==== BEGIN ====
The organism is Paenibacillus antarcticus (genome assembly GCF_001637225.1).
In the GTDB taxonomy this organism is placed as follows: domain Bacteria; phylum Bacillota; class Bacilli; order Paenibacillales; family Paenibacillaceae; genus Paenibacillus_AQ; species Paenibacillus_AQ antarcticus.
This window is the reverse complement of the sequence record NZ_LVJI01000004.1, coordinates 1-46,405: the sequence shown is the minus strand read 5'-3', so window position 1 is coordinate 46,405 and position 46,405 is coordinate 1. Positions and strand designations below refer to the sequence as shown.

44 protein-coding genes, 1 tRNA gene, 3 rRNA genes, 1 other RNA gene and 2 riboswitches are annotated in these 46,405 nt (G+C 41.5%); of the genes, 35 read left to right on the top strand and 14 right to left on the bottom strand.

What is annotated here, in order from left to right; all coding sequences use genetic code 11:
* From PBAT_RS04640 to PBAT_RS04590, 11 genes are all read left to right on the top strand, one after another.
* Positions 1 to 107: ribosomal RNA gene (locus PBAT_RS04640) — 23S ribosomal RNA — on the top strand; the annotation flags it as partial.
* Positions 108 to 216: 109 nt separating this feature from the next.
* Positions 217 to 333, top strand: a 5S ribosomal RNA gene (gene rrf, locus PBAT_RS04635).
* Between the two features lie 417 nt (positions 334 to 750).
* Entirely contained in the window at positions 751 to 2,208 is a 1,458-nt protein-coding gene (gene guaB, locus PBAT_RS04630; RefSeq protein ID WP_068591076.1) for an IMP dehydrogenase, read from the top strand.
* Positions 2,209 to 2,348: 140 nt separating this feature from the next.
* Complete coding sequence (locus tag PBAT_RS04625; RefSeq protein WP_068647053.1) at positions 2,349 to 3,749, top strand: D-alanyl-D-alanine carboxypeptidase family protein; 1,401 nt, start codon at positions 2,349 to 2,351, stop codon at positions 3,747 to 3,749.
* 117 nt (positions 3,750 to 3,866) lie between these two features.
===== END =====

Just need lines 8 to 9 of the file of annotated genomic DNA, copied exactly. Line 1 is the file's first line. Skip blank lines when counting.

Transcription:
* Positions 108 to 216: 109 nt separating this feature from the next.
* Positions 217 to 333, top strand: a 5S ribosomal RNA gene (gene rrf, locus PBAT_RS04635).